Is Al correct?  Why or why not?  Whose freedoms are abridged in the story above and in the new laws Al supports?

This story is obviously fictitious, but the idea behind it is far too real.

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Sue for a Cure (or “Litigation, not Medication”)

A big news story today is the Susan G. Komen Foundation’s decision to reverse course on an earlier announcement that they were no longer going to give money to Planned Parenthood.  The hubbub stems from several issues ranging from Planned Parenthood’s support of abortion to allegations that PP had mismanaged federal funds.  We can argue until we’re blue in the face over whether or not providing funding to PP is acceptable or not.  (Out of curiosity, how much of the money that we donate to places do were really know where it goes? And we certainly don’t know where the money our governments forcibly take from us goes.  People seem to have no qualms about drones murdering thousands of civilians in the “war on terror,” so why the killing of the unborn is an issue is beyond contradictory.  But…I digress.)

What is atrocious to me about the Susan G. Komen Foundation is not that they support PP (or don’t support them…I guess depending on the day) but that they are a big business, plain and simple (albeit set up as a “non-profit”).  In their quest “for a cure,” they spend about $1,000,000 a year in legal fees suing much smaller charities who happen to use the term “for the cure,” “for a cure” or simply the word “cure.”  That’s $1,000,000 in donations they’re spending there.  Instead of finding a cure for cancer, that cool million goes to finding a cure for “competition.” (Maybe the band The Cure should look into suing Susan G. Komen Foundation, eh?)

We probably all know someone close to us who has dealt with breast cancer (either in our family, like I have, or a close friend).  Breast cancer awareness and prevention is very important to me.  But there are other kinds of cancer that are all deadly and of which the public needs to be aware.  Percentage-wise, twice as many people who contract colon/rectal cancer will die as those with breast cancer.  Lung cancer will develop in about the same number of patients as breast cancer but the mortality rate for lung cancer is almost four times greater than breast cancer.

I’m not saying breast cancer awareness/prevention isn’t important.  It is important.  I am saying that if breast cancer is an issue close to your heart and you want to help with that specific kind of research and awareness, please be aware that there are other charities besides Susan G. Komen that you can donate to (research the ones you find most compelling to find out as much as you can about them).

 

See also Commercializing Cancer.  Apparently only about 19% of funds actually go to “cancer research”.  Pathetic.

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Blocked…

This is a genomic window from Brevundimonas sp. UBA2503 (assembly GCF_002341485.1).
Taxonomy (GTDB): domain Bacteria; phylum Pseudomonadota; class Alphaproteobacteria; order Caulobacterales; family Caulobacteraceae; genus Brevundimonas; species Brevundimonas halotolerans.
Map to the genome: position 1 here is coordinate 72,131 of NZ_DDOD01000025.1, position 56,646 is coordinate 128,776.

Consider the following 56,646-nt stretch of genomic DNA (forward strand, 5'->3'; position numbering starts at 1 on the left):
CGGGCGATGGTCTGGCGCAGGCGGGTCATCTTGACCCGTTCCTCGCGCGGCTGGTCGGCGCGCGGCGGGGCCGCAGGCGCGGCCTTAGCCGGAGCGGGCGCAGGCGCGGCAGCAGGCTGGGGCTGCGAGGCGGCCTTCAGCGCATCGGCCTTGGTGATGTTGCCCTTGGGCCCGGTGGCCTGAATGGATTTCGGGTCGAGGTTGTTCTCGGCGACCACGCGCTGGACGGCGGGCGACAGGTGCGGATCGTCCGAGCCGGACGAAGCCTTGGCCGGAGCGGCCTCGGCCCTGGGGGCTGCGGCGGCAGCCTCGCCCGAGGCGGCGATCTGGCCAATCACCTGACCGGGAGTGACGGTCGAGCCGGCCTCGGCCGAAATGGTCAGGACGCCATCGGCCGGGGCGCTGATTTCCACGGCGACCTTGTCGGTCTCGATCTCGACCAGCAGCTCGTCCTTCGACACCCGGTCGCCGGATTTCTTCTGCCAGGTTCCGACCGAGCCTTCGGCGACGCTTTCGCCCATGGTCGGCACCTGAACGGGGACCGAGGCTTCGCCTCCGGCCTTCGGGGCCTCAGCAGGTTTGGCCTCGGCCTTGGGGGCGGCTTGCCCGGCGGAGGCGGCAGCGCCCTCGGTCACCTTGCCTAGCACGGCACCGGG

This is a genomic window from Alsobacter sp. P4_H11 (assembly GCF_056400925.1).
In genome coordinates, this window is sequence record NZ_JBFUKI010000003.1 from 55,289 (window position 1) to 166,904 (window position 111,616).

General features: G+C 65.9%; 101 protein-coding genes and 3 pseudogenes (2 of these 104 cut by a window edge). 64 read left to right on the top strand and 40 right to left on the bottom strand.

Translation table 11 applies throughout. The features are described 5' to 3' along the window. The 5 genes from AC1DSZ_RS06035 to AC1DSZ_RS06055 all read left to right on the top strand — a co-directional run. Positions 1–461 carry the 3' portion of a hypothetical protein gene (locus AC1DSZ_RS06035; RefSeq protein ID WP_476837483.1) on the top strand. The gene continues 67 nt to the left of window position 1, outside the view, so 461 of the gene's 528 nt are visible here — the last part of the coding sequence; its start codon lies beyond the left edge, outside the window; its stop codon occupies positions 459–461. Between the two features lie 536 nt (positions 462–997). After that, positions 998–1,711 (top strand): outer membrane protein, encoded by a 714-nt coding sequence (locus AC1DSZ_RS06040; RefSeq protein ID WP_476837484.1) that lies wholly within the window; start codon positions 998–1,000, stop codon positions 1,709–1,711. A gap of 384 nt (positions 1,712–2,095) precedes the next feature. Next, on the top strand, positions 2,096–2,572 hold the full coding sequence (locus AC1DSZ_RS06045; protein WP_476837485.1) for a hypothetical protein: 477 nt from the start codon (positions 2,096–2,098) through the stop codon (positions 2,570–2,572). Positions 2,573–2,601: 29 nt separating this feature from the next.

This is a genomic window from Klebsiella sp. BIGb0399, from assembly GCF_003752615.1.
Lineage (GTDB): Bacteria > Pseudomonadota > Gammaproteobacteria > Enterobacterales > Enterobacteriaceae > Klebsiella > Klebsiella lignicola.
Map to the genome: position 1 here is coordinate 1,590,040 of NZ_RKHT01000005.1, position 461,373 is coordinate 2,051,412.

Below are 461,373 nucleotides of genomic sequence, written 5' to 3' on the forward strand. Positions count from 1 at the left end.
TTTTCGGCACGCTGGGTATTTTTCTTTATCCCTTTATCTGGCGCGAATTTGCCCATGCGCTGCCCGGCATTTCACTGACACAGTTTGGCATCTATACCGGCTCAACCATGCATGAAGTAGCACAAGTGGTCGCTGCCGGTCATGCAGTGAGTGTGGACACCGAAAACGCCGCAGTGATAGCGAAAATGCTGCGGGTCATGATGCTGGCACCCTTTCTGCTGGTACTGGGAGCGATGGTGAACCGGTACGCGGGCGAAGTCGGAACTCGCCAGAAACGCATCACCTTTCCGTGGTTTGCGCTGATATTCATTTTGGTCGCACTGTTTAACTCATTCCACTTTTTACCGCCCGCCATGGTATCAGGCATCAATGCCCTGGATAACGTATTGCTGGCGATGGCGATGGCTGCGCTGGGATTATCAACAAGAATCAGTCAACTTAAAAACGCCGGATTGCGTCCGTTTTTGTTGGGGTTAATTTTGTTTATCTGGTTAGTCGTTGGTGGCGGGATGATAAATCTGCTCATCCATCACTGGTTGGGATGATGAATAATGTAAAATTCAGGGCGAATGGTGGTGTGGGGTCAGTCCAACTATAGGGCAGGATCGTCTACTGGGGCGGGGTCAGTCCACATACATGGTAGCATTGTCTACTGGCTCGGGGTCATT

I did something this week that I never thought possible.  I was booted and blocked from Newt Gingrich’s Facebook page.  Seriously.  Now, if you’re familiar with political figures’ Facebook pages, you know that all of them have proponents and opponents posting and commenting on them.  People are always debating the candidates and the issues on those pages.  It’s just the way it is.  But today, a friend on Facebook had commented on something on Gingrich’s page and I had never seen it come up in my news feed.  I went to the page and, sure enough, I couldn’t comment on any posts.  I tried to “re-like” it and when I did I could only read the posts, not comment on them.

Now there are still tons of people who oppose Gingrich still posting on on his wall.  Sure, a lot of people talk about his affairs and divorces and the timing of the second divorce/third wife, but that’s not really of concern to me.  (Nor is is apparently a concern to tons of Republican “values voters” who hated Bill Clinton.  Some values.)  Gingrich’s positions on the issues should be enough to disqualify him from consideration from conservatives, especially the “Tea Party” types.  Instead, in South Carolina, Gingrich scored about 45% of the vote of people who support the “Tea Party” movement.  Issues like the health care mandate, TARP, foreign policy, and the drug war are debated, discussed and cussed ad nauseam, mostly because we like to harp on them all.  So what on earth would get me kicked off of Gingrich’s page?

My most recent activity included linking this video (or at least one of the various other videos like it), which is apparently nearly kryptonite for Gingrich in his quest to dupe conservatives into thinking he is one of them:

Off all of the issues on the table and of all the history there is to observe with Gingrich’s time in various offices and as an influence peddler, it’s a video that points out Gingrich’s Progressivism that gets me booted and blocked.  I’m not the biggest Glenn Beck fan–oftentimes he’s been looking way too much for black helicopters–but as far as “conservatives” and “tea party” supporters go, this video should be reason enough for any true conservative to seek elsewhere for a nominee.  It’s obviously a sore spot for the Gingrich campaign.